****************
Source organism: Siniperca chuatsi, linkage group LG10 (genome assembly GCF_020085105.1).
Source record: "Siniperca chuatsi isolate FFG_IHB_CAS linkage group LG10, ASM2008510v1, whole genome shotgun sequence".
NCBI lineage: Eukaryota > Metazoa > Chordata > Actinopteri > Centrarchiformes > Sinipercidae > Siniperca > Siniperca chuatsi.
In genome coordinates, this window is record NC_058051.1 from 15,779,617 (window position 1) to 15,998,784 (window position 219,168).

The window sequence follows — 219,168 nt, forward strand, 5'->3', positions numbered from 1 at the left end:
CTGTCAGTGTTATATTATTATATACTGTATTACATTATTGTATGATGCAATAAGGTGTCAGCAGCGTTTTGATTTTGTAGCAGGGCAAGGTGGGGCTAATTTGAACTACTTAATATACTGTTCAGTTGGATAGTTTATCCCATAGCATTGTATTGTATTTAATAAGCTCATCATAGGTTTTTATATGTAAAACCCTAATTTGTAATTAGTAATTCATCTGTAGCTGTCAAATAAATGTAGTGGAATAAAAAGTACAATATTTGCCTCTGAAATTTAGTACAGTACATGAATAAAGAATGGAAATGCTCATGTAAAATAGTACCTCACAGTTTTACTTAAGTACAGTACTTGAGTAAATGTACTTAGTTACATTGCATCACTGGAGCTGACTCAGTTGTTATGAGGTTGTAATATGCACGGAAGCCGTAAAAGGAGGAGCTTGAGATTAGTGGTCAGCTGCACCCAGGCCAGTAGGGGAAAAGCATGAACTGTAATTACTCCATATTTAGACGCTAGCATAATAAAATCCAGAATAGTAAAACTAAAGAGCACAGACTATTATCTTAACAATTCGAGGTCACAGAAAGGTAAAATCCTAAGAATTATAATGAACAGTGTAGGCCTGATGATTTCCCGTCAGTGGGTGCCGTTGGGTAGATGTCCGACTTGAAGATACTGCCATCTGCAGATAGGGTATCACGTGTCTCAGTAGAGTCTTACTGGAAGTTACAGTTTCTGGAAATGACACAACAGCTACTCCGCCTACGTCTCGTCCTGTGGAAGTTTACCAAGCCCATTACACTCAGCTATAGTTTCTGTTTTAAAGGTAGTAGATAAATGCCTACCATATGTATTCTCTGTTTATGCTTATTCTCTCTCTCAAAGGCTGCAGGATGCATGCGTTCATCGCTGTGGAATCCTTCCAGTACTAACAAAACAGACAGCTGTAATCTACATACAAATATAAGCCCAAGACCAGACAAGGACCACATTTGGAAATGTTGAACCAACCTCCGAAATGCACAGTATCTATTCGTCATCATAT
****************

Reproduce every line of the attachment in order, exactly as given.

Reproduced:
Source organism: Siniperca chuatsi, linkage group LG10 (genome assembly GCF_020085105.1).
Source record: "Siniperca chuatsi isolate FFG_IHB_CAS linkage group LG10, ASM2008510v1, whole genome shotgun sequence".
NCBI lineage: Eukaryota > Metazoa > Chordata > Actinopteri > Centrarchiformes > Sinipercidae > Siniperca > Siniperca chuatsi.
In genome coordinates, this window is record NC_058051.1 from 15,779,617 (window position 1) to 15,998,784 (window position 219,168).

The window sequence follows — 219,168 nt, forward strand, 5'->3', positions numbered from 1 at the left end:
CTGTCAGTGTTATATTATTATATACTGTATTACATTATTGTATGATGCAATAAGGTGTCAGCAGCGTTTTGATTTTGTAGCAGGGCAAGGTGGGGCTAATTTGAACTACTTAATATACTGTTCAGTTGGATAGTTTATCCCATAGCATTGTATTGTATTTAATAAGCTCATCATAGGTTTTTATATGTAAAACCCTAATTTGTAATTAGTAATTCATCTGTAGCTGTCAAATAAATGTAGTGGAATAAAAAGTACAATATTTGCCTCTGAAATTTAGTACAGTACATGAATAAAGAATGGAAATGCTCATGTAAAATAGTACCTCACAGTTTTACTTAAGTACAGTACTTGAGTAAATGTACTTAGTTACATTGCATCACTGGAGCTGACTCAGTTGTTATGAGGTTGTAATATGCACGGAAGCCGTAAAAGGAGGAGCTTGAGATTAGTGGTCAGCTGCACCCAGGCCAGTAGGGGAAAAGCATGAACTGTAATTACTCCATATTTAGACGCTAGCATAATAAAATCCAGAATAGTAAAACTAAAGAGCACAGACTATTATCTTAACAATTCGAGGTCACAGAAAGGTAAAATCCTAAGAATTATAATGAACAGTGTAGGCCTGATGATTTCCCGTCAGTGGGTGCCGTTGGGTAGATGTCCGACTTGAAGATACTGCCATCTGCAGATAGGGTATCACGTGTCTCAGTAGAGTCTTACTGGAAGTTACAGTTTCTGGAAATGACACAACAGCTACTCCGCCTACGTCTCGTCCTGTGGAAGTTTACCAAGCCCATTACACTCAGCTATAGTTTCTGTTTTAAAGGTAGTAGATAAATGCCTACCATATGTATTCTCTGTTTATGCTTATTCTCTCTCTCAAAGGCTGCAGGATGCATGCGTTCATCGCTGTGGAATCCTTCCAGTACTAACAAAACAGACAGCTGTAATCTACATACAAATATAAGCCCAAGACCAGACAAGGACCACATTTGGAAATGTTGAACCAACCTCCGAAATGCACAGTATCTATTCGTCATCATAT